What’s more, their natural tendency to take charge, show initiative, and mentor or advise others makes them more likely to end up in leadership positions.


Agreeable employees tend to be polite and compassionate, while those who are less agreeable are more comfortable with conflict.

In truth, organizations need a mixture of both. 

Most leaders are on the disagreeable end of the spectrum.

They must be able to have hard conversations with employees about their performance, salary, and role within their team.

The same can also be said for entrepreneurs who often push the boundaries and are told by others that something cannot (or should not) be done.

In the workplace, employees who are more agreeable are those that comply with rules and regulations without protest.

They are collaborative, cooperative, approachable, and well-liked by others in the organization.


Neuroticism in the workplace relates to one’s ability to cope with stress and anxiety.

Frontline employees and middle management may be more neurotic than senior managers and executives who need only answer to themselves.

Entrepreneurs may also be low in neuroticism because the role of starting a new company requires exceptional self-confidence and risk tolerance.

Nevertheless, neuroticism can be associated with employee burnout since these individuals find it more difficult to manage their emotions.

Conversely, those who are less neurotic tend to be more emotionally resilient and can handle stressful work situations.

Big Five Personality Traits vs. Myers-Briggs

Key takeaways

  • The Big Five personality traits is a theory describing the traits that serve as the building blocks of personality. The theory is based on the work of multiple psychologists during the middle of the 20th century.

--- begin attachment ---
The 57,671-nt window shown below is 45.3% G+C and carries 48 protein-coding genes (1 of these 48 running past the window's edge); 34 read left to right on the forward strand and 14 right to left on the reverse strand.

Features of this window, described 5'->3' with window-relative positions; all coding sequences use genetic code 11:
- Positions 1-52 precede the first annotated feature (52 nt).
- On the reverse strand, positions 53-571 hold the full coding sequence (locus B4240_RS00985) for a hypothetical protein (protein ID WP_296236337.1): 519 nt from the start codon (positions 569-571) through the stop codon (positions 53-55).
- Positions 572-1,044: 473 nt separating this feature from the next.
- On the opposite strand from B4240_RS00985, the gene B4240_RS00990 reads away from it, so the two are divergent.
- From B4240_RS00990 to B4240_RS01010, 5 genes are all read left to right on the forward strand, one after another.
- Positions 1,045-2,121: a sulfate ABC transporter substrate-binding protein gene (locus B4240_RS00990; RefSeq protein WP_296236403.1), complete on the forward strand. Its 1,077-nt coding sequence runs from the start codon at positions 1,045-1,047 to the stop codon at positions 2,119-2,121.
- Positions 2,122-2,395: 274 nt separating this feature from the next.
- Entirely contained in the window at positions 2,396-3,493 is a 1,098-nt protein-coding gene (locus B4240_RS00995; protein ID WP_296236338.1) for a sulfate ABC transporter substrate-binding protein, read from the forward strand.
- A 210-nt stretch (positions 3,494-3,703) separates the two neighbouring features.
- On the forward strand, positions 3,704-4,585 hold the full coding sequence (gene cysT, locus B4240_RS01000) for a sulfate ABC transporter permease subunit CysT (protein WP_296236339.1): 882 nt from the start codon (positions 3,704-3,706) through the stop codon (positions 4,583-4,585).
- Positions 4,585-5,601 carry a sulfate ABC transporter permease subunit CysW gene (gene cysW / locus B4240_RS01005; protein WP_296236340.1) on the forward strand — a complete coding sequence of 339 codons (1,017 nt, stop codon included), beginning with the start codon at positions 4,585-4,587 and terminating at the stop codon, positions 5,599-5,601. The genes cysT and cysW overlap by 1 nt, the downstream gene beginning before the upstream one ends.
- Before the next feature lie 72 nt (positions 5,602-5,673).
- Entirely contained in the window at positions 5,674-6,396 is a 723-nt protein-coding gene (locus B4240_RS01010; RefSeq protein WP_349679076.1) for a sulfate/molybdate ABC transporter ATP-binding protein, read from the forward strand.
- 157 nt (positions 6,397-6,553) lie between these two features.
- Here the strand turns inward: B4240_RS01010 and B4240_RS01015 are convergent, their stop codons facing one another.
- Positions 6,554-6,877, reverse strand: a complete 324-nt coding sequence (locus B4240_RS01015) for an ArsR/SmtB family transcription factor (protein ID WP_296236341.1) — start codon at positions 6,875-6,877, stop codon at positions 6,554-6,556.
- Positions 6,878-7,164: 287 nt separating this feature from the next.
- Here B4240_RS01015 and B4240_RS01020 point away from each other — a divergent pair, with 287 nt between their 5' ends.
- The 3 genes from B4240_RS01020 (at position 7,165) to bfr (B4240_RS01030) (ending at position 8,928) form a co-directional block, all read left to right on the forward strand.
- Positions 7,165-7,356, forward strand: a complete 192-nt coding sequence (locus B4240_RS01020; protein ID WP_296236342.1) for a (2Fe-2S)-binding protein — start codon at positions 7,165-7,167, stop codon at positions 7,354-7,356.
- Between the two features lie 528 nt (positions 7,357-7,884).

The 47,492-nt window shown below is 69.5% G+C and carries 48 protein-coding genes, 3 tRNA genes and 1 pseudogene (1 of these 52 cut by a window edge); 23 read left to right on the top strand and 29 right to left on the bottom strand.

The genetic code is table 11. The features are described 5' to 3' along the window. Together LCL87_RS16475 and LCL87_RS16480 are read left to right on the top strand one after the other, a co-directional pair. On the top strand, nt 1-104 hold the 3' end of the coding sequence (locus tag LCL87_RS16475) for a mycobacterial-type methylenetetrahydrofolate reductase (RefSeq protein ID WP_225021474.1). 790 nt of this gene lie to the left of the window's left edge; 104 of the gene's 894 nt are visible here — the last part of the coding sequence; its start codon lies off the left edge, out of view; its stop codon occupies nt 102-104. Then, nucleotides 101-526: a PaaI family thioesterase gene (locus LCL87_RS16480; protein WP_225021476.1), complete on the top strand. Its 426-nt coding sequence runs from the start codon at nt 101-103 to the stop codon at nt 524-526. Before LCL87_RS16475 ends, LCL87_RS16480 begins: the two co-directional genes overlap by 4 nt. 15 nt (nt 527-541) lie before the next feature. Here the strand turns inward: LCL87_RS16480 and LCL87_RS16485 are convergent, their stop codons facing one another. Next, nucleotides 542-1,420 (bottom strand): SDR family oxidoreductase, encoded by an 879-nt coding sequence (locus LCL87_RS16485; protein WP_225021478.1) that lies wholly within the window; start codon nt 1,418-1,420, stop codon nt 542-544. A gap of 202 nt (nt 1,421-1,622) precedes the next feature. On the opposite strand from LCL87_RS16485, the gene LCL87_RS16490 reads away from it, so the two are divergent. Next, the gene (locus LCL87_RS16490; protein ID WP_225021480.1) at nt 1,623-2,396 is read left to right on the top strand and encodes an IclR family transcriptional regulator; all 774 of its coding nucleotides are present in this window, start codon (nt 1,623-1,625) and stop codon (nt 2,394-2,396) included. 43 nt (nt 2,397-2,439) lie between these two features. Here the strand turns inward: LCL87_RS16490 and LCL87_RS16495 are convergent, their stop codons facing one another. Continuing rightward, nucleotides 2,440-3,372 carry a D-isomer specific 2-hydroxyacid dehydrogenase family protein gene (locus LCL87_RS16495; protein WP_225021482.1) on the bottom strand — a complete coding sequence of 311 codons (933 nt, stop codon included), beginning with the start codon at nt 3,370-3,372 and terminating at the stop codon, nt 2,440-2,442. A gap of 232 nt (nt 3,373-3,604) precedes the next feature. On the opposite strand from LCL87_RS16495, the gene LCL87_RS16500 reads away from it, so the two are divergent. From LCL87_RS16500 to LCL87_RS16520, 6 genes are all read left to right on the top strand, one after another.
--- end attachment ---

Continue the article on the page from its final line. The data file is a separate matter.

• The Big Five personality traits lie along a continuum of two extremes. Most individuals exhibit varying degrees of openness, conscientiousness, extraversion, agreeableness, and neuroticism.
  • The Big Five personality traits were found to be common to more than 50 different cultures. Based on this revelation, the traits are thought to have evolutionary origins.

Key Highlights

  • Definition of Big Five Personality Traits: The Big Five personality traits theory identifies five major dimensions of personality: Openness, Conscientiousness, Extraversion, Agreeableness, and Neuroticism. These traits are considered fundamental building blocks of human personality.
  • Historical Context: The development of the Big Five personality traits theory emerged as a response to previous theories that either had too many complex traits or were too simplistic. This theory gained popularity in the 1960s and 1980s based on the work of researchers like Hans Eysenck and Robert R. McCrae.